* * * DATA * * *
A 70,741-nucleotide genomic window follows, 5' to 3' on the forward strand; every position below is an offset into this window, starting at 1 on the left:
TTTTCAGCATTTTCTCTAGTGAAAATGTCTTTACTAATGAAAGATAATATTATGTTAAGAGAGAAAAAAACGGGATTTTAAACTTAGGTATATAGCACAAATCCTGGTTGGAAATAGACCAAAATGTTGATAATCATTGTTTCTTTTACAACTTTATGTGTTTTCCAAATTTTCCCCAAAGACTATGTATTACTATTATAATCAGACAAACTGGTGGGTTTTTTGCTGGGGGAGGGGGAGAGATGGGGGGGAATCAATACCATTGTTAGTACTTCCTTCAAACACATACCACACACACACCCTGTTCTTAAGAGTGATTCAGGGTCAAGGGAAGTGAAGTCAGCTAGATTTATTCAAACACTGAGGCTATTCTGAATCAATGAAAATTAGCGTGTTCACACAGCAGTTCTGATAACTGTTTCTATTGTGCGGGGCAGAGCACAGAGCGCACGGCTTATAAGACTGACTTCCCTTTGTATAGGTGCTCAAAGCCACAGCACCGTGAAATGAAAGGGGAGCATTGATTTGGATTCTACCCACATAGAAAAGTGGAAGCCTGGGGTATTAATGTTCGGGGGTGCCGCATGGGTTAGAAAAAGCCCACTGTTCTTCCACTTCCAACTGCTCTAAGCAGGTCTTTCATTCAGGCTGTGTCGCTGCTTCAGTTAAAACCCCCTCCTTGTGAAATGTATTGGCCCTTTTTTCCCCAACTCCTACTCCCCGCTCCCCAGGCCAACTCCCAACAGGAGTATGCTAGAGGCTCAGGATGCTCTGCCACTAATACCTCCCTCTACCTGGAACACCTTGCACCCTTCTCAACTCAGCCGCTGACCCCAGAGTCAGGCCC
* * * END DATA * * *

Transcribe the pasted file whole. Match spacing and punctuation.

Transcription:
A 70,741-nucleotide genomic window follows, 5' to 3' on the forward strand; every position below is an offset into this window, starting at 1 on the left:
TTTTCAGCATTTTCTCTAGTGAAAATGTCTTTACTAATGAAAGATAATATTATGTTAAGAGAGAAAAAAACGGGATTTTAAACTTAGGTATATAGCACAAATCCTGGTTGGAAATAGACCAAAATGTTGATAATCATTGTTTCTTTTACAACTTTATGTGTTTTCCAAATTTTCCCCAAAGACTATGTATTACTATTATAATCAGACAAACTGGTGGGTTTTTTGCTGGGGGAGGGGGAGAGATGGGGGGGAATCAATACCATTGTTAGTACTTCCTTCAAACACATACCACACACACACCCTGTTCTTAAGAGTGATTCAGGGTCAAGGGAAGTGAAGTCAGCTAGATTTATTCAAACACTGAGGCTATTCTGAATCAATGAAAATTAGCGTGTTCACACAGCAGTTCTGATAACTGTTTCTATTGTGCGGGGCAGAGCACAGAGCGCACGGCTTATAAGACTGACTTCCCTTTGTATAGGTGCTCAAAGCCACAGCACCGTGAAATGAAAGGGGAGCATTGATTTGGATTCTACCCACATAGAAAAGTGGAAGCCTGGGGTATTAATGTTCGGGGGTGCCGCATGGGTTAGAAAAAGCCCACTGTTCTTCCACTTCCAACTGCTCTAAGCAGGTCTTTCATTCAGGCTGTGTCGCTGCTTCAGTTAAAACCCCCTCCTTGTGAAATGTATTGGCCCTTTTTTCCCCAACTCCTACTCCCCGCTCCCCAGGCCAACTCCCAACAGGAGTATGCTAGAGGCTCAGGATGCTCTGCCACTAATACCTCCCTCTACCTGGAACACCTTGCACCCTTCTCAACTCAGCCGCTGACCCCAGAGTCAGGCCC